In just a few months, all my necessary paperwork was ready and I found myself sitting with my parents in an airplane for the first time in my life, headed for San Francisco. That was August 1978. I never planned or imagined such a trip in my future. I truly believe that it was God’s plan for me all along. My destiny!
My first night in the united states was scary, lonely and lost. Since I had a very sheltered childhood with minimal experience outside of my hometown, the adjustment to a new culture, people, school, food and new language was overwhelming at the age of 19. In order to help me learn the language faster, my dad’s cousin made an arrangement with one of his friends so I could live with them for a few months. They were very nice and kind people but I was homesick a lot. I used to go to my room every night and cry and question my decision about coming to the United States.
As time passed, it became somewhat easier. I met some Iranian students at the University of San Francisco where I was learning English as a second language. It helped me a lot to be comforted with these new friends and be assured that my feelings were normal and in due time, life would become much easier. After six months of living in San Francisco, I happily moved to Boston because my older sister and her husband moved to the United States to pursue their master’s degrees in Agricultural Engineering. We got an apartment together and I was much happier. In August of 1979, I got my acceptance to Northeastern University in Boston in the Civil Engineering program. It was a great feeling that my childhood dream of becoming an engineer was finally coming to a reality.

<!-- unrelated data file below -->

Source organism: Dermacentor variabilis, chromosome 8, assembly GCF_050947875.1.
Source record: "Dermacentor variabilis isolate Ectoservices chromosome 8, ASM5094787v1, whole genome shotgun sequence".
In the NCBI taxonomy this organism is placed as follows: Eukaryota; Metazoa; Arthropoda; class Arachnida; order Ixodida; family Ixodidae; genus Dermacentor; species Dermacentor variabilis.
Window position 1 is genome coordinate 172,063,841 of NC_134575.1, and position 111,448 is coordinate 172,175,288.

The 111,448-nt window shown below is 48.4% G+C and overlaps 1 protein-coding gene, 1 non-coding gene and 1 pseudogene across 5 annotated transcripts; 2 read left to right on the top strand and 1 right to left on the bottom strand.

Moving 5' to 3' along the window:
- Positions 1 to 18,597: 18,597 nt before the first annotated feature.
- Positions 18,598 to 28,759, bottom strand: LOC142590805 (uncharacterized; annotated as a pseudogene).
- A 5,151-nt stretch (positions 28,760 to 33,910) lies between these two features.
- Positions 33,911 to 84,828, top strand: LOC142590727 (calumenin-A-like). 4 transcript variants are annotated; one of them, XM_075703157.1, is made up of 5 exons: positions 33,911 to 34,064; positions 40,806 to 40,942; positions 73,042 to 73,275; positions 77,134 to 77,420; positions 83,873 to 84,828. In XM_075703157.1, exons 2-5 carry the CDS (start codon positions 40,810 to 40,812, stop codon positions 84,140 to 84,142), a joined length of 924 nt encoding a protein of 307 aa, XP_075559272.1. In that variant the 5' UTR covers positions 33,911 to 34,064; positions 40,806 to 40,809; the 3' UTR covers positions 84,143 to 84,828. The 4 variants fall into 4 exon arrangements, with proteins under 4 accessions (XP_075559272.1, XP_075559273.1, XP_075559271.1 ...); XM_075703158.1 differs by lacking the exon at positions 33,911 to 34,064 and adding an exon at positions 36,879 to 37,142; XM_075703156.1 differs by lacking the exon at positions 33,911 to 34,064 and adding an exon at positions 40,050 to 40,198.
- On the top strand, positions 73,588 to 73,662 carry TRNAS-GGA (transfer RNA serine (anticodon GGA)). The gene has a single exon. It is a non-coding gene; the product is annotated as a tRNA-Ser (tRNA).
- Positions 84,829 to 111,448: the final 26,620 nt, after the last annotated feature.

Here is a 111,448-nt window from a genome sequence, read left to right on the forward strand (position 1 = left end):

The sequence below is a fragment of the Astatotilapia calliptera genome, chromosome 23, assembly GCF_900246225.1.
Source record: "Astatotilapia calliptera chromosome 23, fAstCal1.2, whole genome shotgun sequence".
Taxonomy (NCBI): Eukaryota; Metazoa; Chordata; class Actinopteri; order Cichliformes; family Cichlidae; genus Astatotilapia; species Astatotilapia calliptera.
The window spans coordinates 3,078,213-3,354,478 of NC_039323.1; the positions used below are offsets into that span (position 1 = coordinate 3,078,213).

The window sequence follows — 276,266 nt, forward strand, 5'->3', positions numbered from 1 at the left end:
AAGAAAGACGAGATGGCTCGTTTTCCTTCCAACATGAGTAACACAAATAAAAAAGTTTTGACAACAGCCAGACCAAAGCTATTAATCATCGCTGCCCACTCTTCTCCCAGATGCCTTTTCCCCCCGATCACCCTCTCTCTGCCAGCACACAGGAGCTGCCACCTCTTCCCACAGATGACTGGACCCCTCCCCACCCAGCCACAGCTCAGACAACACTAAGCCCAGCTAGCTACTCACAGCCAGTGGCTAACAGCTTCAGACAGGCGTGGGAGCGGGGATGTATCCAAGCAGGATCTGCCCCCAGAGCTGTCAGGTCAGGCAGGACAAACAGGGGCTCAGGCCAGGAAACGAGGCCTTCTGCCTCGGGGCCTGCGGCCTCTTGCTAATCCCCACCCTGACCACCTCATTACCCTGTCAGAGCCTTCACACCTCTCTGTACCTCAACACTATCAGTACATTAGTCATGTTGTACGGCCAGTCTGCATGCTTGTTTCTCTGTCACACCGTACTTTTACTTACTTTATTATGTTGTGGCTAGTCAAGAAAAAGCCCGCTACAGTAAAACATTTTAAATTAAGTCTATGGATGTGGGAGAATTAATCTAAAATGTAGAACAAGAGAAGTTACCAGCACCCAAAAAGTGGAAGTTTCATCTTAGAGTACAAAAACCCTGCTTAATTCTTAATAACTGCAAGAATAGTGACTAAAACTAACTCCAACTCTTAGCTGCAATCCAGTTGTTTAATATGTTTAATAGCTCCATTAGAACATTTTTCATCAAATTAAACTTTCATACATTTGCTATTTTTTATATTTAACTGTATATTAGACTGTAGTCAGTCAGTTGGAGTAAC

Absolutely, without any doubts I am happy about my decision. After working very hard, I graduated from Northeastern University with a Civil Engineering degree in May 1984. I was very proud of myself after achieving my childhood goal. I met my husband in the physics class during our first semester in college. We got married in August of 1981 in Marion, Massachusetts at his parents’ summer house where you had an opportunity to visit last summer. A couple of months before graduating from Northeastern University, my sister came to the United States to pursue her dream of going to college. I was very happy to once again have one of my sisters in this country since my older sister and her husband left this country after a year and moved back to Iran.
After graduating from Northeastern, my husband wanted to get his masters degree in Structural Engineering and he got accepted to UT Austin. In August 1984, we moved to Austin and have been living here since then. Shortly after moving to Austin, I found a job with an engineering firm and later worked for the City of Austin Transportation Department for 23 years until I retired. About six months after we moved to Austin, another one of my sisters came to Austin to pursue her dream of going to college. We were all very excited to have her coming here and expand our family. We all lived together for five years until both my sisters achieved their goals of graduating from college. While we were living together, my husband and I had our two sons. When I look back, I see God’s hand in shaping and blessing my life in ways that resulted in so many more blessings for my sisters including you coming into this world. I am very grateful for every opportunity that this country has given me and proud to call myself an American.